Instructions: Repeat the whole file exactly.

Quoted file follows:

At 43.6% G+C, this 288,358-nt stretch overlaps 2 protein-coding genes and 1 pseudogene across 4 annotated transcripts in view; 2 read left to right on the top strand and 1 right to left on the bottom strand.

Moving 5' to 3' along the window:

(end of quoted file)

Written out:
At 43.6% G+C, this 288,358-nt stretch overlaps 2 protein-coding genes and 1 pseudogene across 4 annotated transcripts in view; 2 read left to right on the top strand and 1 right to left on the bottom strand.

Moving 5' to 3' along the window: